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My biggest social faux pas

My biggest social faux pas is openly saying that I’m quite good at something. A relatively trivial thing.The fact that it’s a small oasis of ability in a vast desert of ineptitude matters little. The word ‘bragging’ is often used. For me it stems from deep rooted insecurity rather than believing I’m a superior person. It’s a product of the bullying related trauma that drove a psychological wrecking ball through any self confidence,esteem, and worth I had. A product of having been described as ugly, and treated as though I was rather stupid. With being seen as a ’ freak’ and the mocking laughter and contempt that followed that.


  • Statest16Statest16 Citizen, Mentor
    I'd have difficulty commenting because I don't know you IRL
  • I'm a little bolder online,a little less withdrawn, and you don't get to see the physical and social awkwardness. Apart from that I am as I am, be it IRL  or not.
  • verityverity Administrator, Citizen
    edited August 7
    Been there. The way we are good at something, doesn't really fit into general intelligence. Nothign wrong with take a some pride in the little things, if anything this is the human condition.

    There is a lot said about the bell curve, and correlation between intelligences, but that doesn't describe how people do things outside of separate aptitudes under these test conditions.  It is not a practical assessment of performance, in the real world. If anything the data is trained to a concept of IQ where there is correlation.

    Often the common factors are  executive function and working memory. This is why in reality is a lot more fuzzy round the edges. There are general capabilities but separate intelligences. There is also neuro-plastisity and this more likely in neurodiverse people in fact by virtue of.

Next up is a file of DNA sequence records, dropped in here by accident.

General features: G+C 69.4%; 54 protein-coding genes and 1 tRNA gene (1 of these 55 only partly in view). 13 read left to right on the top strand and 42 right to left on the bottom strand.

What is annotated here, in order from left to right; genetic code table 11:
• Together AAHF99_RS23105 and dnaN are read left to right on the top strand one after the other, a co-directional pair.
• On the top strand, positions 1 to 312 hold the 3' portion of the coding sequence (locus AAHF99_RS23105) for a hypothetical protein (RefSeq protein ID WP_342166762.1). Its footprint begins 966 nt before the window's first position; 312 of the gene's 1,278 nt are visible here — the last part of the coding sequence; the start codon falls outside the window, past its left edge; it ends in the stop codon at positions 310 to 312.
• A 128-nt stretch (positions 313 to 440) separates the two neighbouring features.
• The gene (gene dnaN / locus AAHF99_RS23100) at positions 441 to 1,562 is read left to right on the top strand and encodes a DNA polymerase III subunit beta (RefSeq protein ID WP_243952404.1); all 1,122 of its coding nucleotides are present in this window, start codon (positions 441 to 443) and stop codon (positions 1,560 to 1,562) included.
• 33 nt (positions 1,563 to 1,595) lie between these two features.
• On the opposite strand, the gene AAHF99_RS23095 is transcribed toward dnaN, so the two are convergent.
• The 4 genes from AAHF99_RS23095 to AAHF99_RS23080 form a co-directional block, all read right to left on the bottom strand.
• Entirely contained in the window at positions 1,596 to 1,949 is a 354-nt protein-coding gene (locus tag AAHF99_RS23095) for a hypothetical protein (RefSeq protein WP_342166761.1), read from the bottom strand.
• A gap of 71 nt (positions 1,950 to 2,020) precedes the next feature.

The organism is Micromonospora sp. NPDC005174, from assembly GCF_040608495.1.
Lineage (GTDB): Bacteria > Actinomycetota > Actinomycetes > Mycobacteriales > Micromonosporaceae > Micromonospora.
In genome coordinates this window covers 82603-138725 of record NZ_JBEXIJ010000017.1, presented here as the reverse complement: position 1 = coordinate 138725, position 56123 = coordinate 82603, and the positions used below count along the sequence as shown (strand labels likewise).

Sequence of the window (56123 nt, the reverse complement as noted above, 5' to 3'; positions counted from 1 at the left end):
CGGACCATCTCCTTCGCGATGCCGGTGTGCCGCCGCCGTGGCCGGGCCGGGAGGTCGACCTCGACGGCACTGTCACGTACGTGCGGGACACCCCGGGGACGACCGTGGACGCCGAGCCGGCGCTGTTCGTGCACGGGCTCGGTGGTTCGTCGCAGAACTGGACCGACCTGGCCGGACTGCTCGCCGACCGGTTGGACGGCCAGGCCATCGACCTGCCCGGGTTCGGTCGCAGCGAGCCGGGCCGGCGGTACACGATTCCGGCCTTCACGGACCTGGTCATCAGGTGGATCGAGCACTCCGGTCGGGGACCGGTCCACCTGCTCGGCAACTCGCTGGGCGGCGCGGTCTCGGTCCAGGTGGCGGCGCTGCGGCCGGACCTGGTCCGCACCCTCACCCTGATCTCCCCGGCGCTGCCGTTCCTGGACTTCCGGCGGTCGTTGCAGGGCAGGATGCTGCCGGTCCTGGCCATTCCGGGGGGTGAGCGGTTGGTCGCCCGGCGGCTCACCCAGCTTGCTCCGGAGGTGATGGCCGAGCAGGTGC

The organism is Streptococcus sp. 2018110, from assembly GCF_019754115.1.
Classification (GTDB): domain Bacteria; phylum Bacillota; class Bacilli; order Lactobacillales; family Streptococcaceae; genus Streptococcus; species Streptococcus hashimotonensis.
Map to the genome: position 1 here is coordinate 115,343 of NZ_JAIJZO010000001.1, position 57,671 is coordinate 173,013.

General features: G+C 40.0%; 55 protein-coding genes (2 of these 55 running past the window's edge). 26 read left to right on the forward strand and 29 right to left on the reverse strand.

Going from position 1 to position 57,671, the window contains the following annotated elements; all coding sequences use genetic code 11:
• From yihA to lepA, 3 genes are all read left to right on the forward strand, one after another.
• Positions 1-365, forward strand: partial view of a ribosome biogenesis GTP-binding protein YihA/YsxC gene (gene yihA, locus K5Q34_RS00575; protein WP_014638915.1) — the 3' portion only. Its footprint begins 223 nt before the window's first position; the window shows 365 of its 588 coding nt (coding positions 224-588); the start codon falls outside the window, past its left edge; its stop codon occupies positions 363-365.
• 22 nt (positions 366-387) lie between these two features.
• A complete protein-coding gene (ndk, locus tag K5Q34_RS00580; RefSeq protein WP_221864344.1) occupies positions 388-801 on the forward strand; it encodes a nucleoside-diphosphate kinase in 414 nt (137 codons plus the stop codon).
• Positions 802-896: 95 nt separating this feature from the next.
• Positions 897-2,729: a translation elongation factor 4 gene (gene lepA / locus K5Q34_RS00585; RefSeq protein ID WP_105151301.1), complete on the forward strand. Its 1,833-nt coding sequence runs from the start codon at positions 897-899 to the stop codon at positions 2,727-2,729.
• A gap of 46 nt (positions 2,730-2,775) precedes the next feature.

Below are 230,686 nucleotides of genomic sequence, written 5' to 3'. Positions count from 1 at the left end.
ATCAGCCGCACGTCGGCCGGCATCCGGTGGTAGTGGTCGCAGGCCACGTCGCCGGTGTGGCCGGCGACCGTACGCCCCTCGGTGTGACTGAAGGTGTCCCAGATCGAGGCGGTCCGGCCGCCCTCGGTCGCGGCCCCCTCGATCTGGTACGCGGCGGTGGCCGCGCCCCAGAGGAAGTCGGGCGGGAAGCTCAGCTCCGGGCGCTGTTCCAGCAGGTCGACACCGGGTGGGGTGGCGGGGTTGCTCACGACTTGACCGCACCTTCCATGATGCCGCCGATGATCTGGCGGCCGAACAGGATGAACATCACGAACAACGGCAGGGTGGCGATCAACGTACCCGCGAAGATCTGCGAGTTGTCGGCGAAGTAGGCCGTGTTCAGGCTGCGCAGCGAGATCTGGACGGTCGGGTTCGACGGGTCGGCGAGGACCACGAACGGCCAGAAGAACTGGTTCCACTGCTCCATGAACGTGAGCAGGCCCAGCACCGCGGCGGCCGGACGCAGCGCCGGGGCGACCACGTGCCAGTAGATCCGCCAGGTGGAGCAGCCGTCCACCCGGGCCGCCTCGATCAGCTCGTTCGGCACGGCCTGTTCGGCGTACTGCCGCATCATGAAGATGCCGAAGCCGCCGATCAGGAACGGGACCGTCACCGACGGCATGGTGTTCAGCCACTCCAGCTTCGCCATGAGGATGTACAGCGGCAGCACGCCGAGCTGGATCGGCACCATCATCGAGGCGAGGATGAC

• verityverity Administrator, Citizen
    edited August 7
    With all thing personal a lot is about when and how you say things. That is the hardest thing for us. 

    It is less about message and more about 'messaging'.

    You may think you are insecure, but actually other people's insecurity that drives this and what the social subtleties are about. I mean this on a primal level. All social interaction is driven by balancing vulnerability with strength, unless directly challenging or fully submitting. 

    Culture plays not that. So they may wish to showcase what they are good at something, but they make sure to play it down an also complement others at the same time. That reciprocal thing is key to not being threatening or vulnerable.

    Or you can choose to interact in a more control manner as an when you need to as an autistic person. I always advocate playing to our strengths over mimicry.

  • firemonkeyfiremonkey Citizen
    edited August 7
    I started taking part in the high IQ community nearly 3.5 years ago.  I do my best to complement others. It's not just me boldly proclaiming 'Look at me. I'm brilliant'. Indeed the opposite is true; whereby I'm constantly doubting whether I'm intelligent enough to be part of that community. I definitely exasperate more than a few people in that community, with my self doubt.

    Despite having doubts about whether I'm good enough I've gone from about 56 FB friends pre joining the high IQ community to having over 6x that amount now. The vast majority of that increase coming from those in the high IQ community sending friendship requests.

    Outside of that community, however, I'm very rarely seen as worth having as a forum 'friend'.
  • verityverity Administrator, Citizen
    edited August 8
    Online friendships are just different to in person friendship. Not saying one is better.

    Support site typically while there is often rapport between some folk, and maybe an occasional  online friendship, many people who go to support sites don't really form those sort of relationships.

    For instance I enjoy interacting with people here, it is not clear they would consider me their friend though. For me that doesn't matter I still get something out of it. You can consider it context based interaction which can be rewarding in of itself. Sometimes that can lead to friendship. I have developed friendship from forums but mainly from organising an going to meet ups in the past. Those friendship do need maintaining though, and that require regualr in person interaction as they can wane otherwise.

    Let me know if I'm veering off topic. My point was more to say yes sure you are insecure but the bullying and difficulties you faced are also due to another kind of insecurity in others one the is a typical behaviour that drives these how people interact e.g. the culture of the clique.
  • Thanks @verity .
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